The photo on the left is Nicole Scherzinger, the former lead singer of the Pussycat Dolls. And as physically attractive as she may be, she does not have the look of the ideal woman … at least not entirely.
According to a recent survey conducted by Morrisons, a supermarket chain, the ideal woman would have “Nicole Scherzinger's eyes, Katherine Jenkins's hair, and the nose of Samantha Cameron, wife of Prime Minister David Cameron.”
The survey asked 1,000 men and 1,000 women for the celebrity body features they found most attractive. These three female celebrities and other female celebrities garnered the most votes for their respective body parts.
Katherine Jenkins, chosen for her hair:
Samantha Cameron, chosen for her nose:
This is what the face of the ideal woman would look like if all the most popular features were combined:
The ideal man would have “the smile of Ryan Gosling, Daniel Craig's eyes, the jawline of Brad Pitt, and the bodies of David Beckham and Jenson Button.” Unfortunately, an image of their combined features was not created.
The image of the ideal woman above is troubling. I say this not because she is arguably not what people imagined the ideal woman to look like, but because even after meeting popular expectations, people would still want to alter this woman’s features. This is ultimately relevant to our lives when plastic surgery pops up as an idea for a quick fix for our flaws.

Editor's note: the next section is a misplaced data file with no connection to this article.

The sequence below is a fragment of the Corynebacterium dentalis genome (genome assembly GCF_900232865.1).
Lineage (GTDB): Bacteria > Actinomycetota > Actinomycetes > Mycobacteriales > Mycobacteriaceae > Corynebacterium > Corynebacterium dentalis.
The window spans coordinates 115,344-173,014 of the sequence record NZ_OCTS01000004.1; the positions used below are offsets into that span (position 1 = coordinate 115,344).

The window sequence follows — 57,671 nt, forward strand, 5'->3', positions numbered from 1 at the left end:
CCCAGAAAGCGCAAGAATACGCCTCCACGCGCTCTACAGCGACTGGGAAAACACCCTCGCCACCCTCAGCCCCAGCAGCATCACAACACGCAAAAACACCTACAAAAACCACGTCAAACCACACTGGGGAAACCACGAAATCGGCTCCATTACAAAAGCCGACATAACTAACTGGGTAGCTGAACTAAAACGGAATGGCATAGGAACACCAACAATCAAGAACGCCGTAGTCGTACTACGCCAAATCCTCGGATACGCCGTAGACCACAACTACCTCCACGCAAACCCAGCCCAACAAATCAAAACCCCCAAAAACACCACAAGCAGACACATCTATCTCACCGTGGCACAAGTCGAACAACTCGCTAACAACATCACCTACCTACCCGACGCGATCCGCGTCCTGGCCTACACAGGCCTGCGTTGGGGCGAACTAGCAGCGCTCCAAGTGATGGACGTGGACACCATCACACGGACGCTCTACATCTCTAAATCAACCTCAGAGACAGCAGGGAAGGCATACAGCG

We live in a society where physical attractiveness is highly valued for both men and women. It is probably no surprise that there are actually plastic surgery addicts that constantly strive to meet their ideals of beauty. But as the survey above shows, our ideals may not be what we expected. Thus, some people go through more plastic surgeries with the constant goal of being perfect.
The American Society for Aesthetic Plastic Surgery reported that over 10 million cosmetic procedures were performed in 2012 in the United States alone. The top five surgical procedures include breast augmentation, liposuction, abdominoplasty, eyelid surgery, and rhinoplasty.
I understand that getting plastic surgery is a personal choice and is sometimes coupled with body image issues. But I hope we can eventually live in a society where people can appreciate themselves for who they are. And as Jazz Brice put it (in response to Dove’s real beauty campaign): “You are more beautiful than you know. But please, please hear me: You are so, so much more than beautiful.”
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